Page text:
Ask Dr. Richards

October 2009 Issue

Ask Elizabeth: 10/09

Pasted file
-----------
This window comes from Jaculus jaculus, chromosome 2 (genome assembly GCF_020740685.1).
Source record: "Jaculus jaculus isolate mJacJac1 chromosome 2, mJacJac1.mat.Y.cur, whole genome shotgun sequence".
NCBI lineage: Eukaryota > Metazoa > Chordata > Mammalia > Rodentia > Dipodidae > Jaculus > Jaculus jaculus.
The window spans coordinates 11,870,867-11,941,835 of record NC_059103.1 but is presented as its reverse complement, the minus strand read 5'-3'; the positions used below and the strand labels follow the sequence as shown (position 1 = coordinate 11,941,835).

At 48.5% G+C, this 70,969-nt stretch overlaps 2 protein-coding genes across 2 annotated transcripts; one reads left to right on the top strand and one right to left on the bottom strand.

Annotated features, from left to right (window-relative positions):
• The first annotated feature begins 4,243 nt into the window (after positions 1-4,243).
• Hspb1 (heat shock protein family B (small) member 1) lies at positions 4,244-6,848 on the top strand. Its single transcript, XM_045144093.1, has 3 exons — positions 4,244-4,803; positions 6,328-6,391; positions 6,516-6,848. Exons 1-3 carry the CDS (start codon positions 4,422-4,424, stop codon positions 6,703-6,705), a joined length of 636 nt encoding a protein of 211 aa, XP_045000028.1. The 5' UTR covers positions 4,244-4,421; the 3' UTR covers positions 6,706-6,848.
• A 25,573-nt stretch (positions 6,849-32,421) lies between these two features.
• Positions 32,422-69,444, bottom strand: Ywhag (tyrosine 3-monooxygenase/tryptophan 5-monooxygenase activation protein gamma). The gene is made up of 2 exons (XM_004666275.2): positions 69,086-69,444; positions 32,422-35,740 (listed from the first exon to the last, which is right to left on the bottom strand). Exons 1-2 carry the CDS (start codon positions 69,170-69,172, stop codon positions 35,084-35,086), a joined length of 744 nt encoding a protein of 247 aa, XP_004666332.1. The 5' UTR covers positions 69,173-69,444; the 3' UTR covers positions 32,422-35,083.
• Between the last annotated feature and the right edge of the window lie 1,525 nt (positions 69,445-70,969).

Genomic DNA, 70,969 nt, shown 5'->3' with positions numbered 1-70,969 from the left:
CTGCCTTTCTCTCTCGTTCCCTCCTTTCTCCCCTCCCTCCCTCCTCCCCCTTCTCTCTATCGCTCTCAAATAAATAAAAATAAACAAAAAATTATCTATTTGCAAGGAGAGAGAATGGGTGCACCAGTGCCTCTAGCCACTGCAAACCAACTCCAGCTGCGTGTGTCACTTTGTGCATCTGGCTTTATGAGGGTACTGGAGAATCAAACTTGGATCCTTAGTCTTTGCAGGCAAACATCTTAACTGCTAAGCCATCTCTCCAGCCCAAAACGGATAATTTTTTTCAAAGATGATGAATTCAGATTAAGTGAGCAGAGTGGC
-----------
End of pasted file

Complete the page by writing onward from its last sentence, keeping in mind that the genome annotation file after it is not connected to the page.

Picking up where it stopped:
One of the main problems is ensuring that the diet is nutritionally balanced. Although it may appear that cats can live and even thrive scrounging for food on their own, a catís nutritional requirements are actually quite complex. When cats eat prey, they ingest the whole animal ó and it can be hard to duplicate this "complete" diet with muscle meats and other foods obtained from a grocery store. It also takes a lot of time, expense and knowledge to prepare a well-balanced diet, and many published recipes for home cooked pet diets have been found to be nutritionally incomplete. Even when the diet is balanced, it needs to be prepared so that picky cats canít selectively eat only certain ingredients. Unbalanced Diets & Nutritional Diseases. The veterinary literature is full of documented cases linking improper diets to nutritional diseases, some of which are fatal. Well-meaning owners feeding all-meat diets have caused serious calcium deficiencies resulting in catastrophic bone fractures. While bones contain calcium, feeding cooked bones may cause intestinal blockages or perforations, leading to peritonitis (a potentially fatal infection in the abdomen). Large amounts of tuna fish can cause thiamine (vitamin B1) deficiencies, resulting in neurologic disease (tuna cat foods are supplemented with thiamine to prevent problems). Deficiencies of the amino acid, taurine, result in blindness and cardiomyopathy (a potentially fatal weakness of the heart muscle). Interestingly, while muscle meats contain large amounts of taurine, grinding the meat can reduce taurine levels enough to cause deficiencies.

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